At the confluence of the Chicago River and Lake Michigan once sat Fort Dearborn, where a bloody battle between the Potawatomi and federal troops occurred on Aug. 15, 1812. This year marks the 207th anniversary of the Battle of Fort Dearborn, once referred to as the Fort Dearborn Massacre.
The U.S. obtained the land to build the fort from the Potawatomi through the 1795 Treaty of Greenville. The fort’s construction began in 1803 and finished in 1804 under the direction of U.S. Captain John Whistler. From 1804 to 1812, the fort — named in honor of the U.S. Secretary of War Henry Dearborn — served as a key U.S. post in an undeveloped, remote area of the country.
White settlers’ movement into the Great Lakes region and hostility between Great Britain and the U.S. continued, even after the Revolutionary War ended and the Northwest Ordinance passed. Many Natives did everything in their power to hold onto their ancestral lands and traditions. The Battle of Fort Dearborn exemplifies the chaos surrounding Indian policy at this time and the response communities can take after exhausting all other apparent avenues.
Accommodationists vs. traditionalists
After the founding of the United States, some Native groups desired to accommodate the Americans and adapted aspects of colonialism while others promoted traditionalism and encouraged abandoning non-Native practices and ideals entirely. The two varied responses created a divide within the Potawatomi and other Native American tribes. Each desired to find solutions to the mounting issues Native Americans faced. Some fostered relationships with the American settlers to develop and maintain profitable trade while others followed the teachings of Tecumseh and his brother Tenskwatawa (The Prophet).
Those with even limited knowledge surrounding the War of 1812 often are familiar with Tecumseh and his reputation; however, his brother Tenskwatawa also held great influence within Native communities at this time.
“The muscle behind the movement was divine intervention and inspiration. The medicine people were who the masses had always listened to above others,” said Citizen Potawatomi Nation Cultural Heritage Center Curator Blake Norton. “This does not diminish Tecumseh’s role, but his prowess was on the battlefield, not politics.”
Potawatomi Wabeno Main Poc
The brothers’ platform caught the attention of Potawatomi Chief Main Poc. In October 1807, he traveled to Greenville where he spent nearly two months speaking with Tenskwatawa.
In an article titled Main Poc: Potawatomi Wabeno, David Edmunds wrote, “At first many Indians regarded Tenskwatawa, the Shawnee Prophet, as a charlatan, but when he successfully predicted an eclipse of the sun in June 1806, even many of the former scoffers were converted. Main Poc probably learned of the rapidly spreading new religion from the Kickapoos, who were among the Prophet’s first disciples.”
The Potawatomi Wabeno (powerful medicine man) encouraged the Shawnee leaders to develop their hub, known as Prophetstown, near his village in northwestern Indiana.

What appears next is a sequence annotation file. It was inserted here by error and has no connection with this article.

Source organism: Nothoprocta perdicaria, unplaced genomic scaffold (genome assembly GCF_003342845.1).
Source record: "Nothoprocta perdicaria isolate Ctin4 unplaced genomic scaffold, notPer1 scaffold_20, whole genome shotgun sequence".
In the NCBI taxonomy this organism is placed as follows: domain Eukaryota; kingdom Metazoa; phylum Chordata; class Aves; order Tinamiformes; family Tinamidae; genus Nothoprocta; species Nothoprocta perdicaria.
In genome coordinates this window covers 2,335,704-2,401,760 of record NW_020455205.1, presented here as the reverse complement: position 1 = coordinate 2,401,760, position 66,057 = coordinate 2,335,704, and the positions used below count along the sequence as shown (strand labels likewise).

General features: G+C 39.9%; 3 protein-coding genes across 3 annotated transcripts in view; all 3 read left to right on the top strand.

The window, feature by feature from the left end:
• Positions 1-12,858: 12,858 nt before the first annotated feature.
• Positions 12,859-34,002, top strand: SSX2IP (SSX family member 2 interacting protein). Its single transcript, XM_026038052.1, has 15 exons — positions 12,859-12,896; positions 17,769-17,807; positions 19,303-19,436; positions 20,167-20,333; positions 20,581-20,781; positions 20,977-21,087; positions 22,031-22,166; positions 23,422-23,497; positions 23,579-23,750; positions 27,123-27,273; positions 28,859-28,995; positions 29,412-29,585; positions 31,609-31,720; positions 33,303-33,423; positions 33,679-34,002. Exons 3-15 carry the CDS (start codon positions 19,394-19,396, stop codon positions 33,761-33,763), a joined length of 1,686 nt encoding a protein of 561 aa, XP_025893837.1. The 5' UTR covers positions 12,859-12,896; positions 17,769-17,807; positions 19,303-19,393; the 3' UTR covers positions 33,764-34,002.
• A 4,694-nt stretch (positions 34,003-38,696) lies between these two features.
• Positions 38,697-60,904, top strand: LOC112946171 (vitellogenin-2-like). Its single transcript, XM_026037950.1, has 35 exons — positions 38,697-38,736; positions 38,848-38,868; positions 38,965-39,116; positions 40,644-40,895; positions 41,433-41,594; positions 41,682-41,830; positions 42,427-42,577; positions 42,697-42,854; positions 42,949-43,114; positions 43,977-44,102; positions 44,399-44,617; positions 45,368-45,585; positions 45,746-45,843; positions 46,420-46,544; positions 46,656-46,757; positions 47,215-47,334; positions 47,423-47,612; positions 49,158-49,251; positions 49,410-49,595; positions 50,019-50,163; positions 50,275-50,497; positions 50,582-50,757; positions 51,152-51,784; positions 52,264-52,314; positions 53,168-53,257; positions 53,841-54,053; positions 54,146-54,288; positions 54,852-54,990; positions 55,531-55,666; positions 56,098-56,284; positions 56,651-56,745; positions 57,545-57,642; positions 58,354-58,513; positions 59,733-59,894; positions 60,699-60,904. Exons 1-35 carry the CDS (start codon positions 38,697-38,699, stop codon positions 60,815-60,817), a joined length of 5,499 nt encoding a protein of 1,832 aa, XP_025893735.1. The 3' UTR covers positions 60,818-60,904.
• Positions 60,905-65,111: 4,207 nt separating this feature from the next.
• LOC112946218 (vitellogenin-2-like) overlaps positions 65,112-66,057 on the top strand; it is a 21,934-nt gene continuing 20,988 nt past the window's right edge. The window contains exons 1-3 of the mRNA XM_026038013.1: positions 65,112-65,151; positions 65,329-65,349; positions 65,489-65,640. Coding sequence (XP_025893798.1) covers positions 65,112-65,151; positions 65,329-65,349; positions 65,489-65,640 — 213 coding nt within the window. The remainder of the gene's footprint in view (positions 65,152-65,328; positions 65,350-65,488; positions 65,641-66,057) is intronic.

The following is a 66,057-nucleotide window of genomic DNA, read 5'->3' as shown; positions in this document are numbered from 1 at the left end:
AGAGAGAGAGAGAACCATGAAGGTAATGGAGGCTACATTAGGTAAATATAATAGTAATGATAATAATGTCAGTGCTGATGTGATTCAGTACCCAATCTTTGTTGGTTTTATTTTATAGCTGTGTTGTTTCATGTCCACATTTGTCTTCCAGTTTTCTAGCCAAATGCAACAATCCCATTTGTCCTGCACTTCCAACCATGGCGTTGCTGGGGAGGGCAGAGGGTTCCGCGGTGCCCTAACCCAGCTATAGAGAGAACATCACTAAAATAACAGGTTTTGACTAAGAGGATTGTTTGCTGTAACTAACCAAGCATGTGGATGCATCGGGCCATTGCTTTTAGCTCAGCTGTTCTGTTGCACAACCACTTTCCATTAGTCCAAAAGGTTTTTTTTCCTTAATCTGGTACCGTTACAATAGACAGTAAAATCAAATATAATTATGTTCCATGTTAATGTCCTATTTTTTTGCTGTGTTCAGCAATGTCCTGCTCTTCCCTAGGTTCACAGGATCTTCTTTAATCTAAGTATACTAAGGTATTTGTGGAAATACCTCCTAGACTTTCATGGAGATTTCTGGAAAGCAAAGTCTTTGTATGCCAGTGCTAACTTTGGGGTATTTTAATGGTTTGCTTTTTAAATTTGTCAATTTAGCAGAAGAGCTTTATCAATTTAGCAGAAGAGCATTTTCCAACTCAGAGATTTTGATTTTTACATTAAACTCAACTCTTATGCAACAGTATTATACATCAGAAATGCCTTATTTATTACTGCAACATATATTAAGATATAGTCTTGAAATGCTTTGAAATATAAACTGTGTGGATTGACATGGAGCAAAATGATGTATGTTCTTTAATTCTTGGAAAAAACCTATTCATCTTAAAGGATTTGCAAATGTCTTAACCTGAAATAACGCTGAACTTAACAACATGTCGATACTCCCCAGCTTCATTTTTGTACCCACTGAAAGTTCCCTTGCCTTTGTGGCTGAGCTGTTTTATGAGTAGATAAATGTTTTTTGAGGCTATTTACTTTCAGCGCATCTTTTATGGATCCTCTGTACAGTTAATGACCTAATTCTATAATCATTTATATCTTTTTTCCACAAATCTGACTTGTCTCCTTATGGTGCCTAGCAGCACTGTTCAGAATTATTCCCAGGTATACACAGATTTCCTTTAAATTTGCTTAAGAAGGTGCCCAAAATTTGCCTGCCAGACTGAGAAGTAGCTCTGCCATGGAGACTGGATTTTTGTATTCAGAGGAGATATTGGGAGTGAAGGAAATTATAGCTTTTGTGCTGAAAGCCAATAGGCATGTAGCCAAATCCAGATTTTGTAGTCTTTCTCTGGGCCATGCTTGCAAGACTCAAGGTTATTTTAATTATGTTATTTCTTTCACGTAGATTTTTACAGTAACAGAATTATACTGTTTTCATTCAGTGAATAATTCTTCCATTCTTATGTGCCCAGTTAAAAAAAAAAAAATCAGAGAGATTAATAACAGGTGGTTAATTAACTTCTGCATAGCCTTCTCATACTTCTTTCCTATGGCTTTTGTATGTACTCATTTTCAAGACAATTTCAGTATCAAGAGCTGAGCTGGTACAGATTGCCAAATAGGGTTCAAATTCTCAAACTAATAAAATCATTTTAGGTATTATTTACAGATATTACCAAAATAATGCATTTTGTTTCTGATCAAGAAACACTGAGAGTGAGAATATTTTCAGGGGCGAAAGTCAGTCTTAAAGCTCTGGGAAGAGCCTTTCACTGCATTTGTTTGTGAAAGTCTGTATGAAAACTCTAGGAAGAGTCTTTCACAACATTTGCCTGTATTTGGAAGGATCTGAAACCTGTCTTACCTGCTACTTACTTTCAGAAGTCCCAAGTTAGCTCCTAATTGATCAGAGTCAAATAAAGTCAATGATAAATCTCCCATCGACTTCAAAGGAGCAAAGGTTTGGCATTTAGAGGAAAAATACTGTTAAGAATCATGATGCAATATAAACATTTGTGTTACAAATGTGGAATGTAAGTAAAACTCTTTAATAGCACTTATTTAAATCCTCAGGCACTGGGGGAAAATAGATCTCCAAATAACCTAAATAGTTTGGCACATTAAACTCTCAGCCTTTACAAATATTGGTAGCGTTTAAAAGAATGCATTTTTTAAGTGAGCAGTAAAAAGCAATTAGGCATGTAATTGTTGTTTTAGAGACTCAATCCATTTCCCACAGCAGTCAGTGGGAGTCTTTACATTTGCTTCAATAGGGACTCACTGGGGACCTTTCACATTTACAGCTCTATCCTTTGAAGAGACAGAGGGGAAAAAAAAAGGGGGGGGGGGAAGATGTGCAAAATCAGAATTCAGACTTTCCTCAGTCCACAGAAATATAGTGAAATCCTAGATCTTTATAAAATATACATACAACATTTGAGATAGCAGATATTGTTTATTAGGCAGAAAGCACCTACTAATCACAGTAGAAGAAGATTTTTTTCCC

“Main Poc played a crucial and leading role during this period,” Norton said. “He was a renowned spiritualist and very proud of this. His initial interest was in Tenskwatawa. He wanted to know if this Shawnee prophet who was gaining notoriety was legitimate. Tenskwatawa’s feelings were mutual. Main Poc was also a famous warrior, with a near cultish following. This allowed him to build a strong relationship with both brothers, ultimately leading to their relocation from Ohio to Indiana.”
Without Main Poc’s military support, the message of Tecumseh and Tenskwatawa may not have caught the traction that it did. American Indian agent William Wells considered Main Poc as the “greatest warrior in the west … the pivot on which the minds of all Western Indians turned … (he) has more influence than any other Indian.”
Norton added, “Comments like that put (Main Poc) neck to neck with Tenskwatawa and Tecumseh, in my opinion. This motivated officials to personally invite him to meet directly with Thomas Jefferson. In many ways, he embodied the balanced spiritual/military movement of Nativism.”
On Nov. 5, 1808, agent Wells, Main Poc and others began traveling to Washington D.C. Although Wells hoped the trip would help settle the Potawatomi and other Native group’s disdain for the government, Main Poc continued to dislike the United States.
In Main Poc: Potawatomi Wabeno, Edmonds wrote, “During the Christmas holidays he met personally with President Thomas Jefferson. Clad entirely in buckskin, his face painted in broad swatches of red and black.” Main Poc refused to participate in activities alongside the rest of his companions, staying in his apartment. When the delegation held a private meeting with President Jefferson, Main Poc refused the President’s suggestion that the Potawatomi should become farmers.
After returning to the Great Lakes region, Main Poc continued building a relationship with the Shawnee brothers. However, he refused to adhere to all of their policies, especially surrounding peace with other Native tribes. He kept leading raids against other tribal groups, and in 1811, Main Poc received a wound during a skirmish with an Osage hunting party. He spent the spring of 1811 healing, and once able, he traveled across Potawatomi, Sac and Kickapoo villages to help prepare them for battle.